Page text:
Kegler Brown Construction Law Newsletter September 13, 2019
The last decade has represented an evolution of Ohio’s contract delivery system on public works, from “hard bid” by multiple prime contractors to “best value selection” of construction managers at risk, or design-builders. This evolution has resulted in a more subjective selection process and placed the subcontractors actually performing the work one tier further away from the owner and payment.
Many believe that the replacement of the old fashioned multiple prime contractor (i.e., MEP contractors) model in favor of one general contractor or construction manager has reduced “finger-pointing” and claims involving coordination of the work, but has also increased the cost of work on bid day by adding another level of overhead.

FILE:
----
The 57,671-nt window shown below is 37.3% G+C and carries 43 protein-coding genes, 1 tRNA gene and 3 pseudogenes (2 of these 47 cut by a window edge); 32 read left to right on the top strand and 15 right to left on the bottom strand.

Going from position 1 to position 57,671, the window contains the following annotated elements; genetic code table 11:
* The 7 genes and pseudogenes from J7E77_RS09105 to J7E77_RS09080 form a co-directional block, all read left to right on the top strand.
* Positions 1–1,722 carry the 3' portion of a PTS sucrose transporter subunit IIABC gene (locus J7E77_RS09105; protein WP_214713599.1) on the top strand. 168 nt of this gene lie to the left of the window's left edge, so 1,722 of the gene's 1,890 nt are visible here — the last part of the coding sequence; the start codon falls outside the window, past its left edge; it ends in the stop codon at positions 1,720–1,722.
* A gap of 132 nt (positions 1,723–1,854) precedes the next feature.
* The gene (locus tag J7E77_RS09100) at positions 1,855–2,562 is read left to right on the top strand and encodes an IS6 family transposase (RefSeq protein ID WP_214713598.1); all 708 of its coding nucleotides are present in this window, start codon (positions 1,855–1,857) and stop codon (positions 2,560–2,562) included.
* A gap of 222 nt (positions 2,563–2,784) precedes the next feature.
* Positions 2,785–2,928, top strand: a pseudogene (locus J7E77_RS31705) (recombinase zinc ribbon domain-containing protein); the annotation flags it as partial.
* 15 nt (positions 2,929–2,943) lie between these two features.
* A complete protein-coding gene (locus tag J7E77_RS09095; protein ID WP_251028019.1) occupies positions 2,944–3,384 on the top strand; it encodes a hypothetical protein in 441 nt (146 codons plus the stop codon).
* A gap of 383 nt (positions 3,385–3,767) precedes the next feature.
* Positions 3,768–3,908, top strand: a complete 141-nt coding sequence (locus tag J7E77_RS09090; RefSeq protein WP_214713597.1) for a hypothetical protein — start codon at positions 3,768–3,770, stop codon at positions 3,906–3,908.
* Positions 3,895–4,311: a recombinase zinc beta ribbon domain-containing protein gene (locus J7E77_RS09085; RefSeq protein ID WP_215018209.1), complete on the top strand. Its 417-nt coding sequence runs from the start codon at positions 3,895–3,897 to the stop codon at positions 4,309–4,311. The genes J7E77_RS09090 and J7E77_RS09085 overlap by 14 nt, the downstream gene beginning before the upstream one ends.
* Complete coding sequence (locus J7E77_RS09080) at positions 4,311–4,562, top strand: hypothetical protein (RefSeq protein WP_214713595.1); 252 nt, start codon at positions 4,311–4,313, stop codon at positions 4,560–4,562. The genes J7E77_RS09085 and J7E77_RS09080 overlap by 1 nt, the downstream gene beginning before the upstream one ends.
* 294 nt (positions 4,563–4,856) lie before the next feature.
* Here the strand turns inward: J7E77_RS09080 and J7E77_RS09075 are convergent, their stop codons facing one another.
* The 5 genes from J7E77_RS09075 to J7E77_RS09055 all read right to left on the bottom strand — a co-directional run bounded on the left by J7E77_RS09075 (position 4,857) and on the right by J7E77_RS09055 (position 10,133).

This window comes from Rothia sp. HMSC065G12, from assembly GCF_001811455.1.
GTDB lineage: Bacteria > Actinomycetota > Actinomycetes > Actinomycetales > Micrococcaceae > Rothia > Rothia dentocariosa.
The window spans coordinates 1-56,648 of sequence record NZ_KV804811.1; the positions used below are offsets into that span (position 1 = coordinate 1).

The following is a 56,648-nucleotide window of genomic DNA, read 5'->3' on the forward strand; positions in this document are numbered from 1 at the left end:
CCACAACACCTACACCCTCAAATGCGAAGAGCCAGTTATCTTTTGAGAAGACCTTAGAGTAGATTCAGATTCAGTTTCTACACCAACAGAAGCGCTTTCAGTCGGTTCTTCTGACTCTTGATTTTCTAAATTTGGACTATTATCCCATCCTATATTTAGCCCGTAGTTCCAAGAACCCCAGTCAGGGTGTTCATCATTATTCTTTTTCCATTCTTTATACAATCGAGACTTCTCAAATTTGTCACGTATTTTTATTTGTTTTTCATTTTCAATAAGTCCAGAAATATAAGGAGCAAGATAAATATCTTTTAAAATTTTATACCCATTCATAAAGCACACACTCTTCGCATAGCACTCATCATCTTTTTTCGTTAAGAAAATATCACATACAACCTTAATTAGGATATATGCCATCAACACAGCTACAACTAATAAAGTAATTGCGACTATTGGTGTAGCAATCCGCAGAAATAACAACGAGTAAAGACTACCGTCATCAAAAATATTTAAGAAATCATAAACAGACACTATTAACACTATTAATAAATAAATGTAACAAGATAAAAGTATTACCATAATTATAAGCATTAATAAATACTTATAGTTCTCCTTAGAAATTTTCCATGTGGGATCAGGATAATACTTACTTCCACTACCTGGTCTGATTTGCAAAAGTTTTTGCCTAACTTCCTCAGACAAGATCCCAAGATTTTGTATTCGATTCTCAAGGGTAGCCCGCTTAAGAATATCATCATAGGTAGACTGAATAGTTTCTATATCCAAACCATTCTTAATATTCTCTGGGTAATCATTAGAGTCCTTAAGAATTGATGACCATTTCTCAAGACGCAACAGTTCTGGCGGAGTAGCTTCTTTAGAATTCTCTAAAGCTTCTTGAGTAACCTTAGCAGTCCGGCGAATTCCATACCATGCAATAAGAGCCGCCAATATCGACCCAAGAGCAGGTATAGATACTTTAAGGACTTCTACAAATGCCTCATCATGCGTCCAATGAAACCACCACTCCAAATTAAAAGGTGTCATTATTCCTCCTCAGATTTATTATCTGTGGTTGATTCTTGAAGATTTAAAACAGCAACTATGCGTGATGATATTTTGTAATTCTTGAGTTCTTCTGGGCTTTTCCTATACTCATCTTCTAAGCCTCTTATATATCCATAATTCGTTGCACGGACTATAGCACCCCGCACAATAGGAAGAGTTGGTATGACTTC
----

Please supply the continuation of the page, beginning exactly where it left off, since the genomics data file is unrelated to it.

Reasonable minds can disagree as to whether the change increases or decreases overall construction cost, but many public owners favor the change as they can deal with a single source or contractor rather than administrating multiple prime contractors.
The net result has been an evolution of construction contracts and delivery methods that are only now being tested in Ohio courts.
Meanwhile, construction employment is nearing record lows with 88% of construction firms in Ohio reporting difficulty filling positions. This labor shortage has put pressure on overly optimistic construction schedules, as contractors struggle to meet completion dates and stressed construction budgets.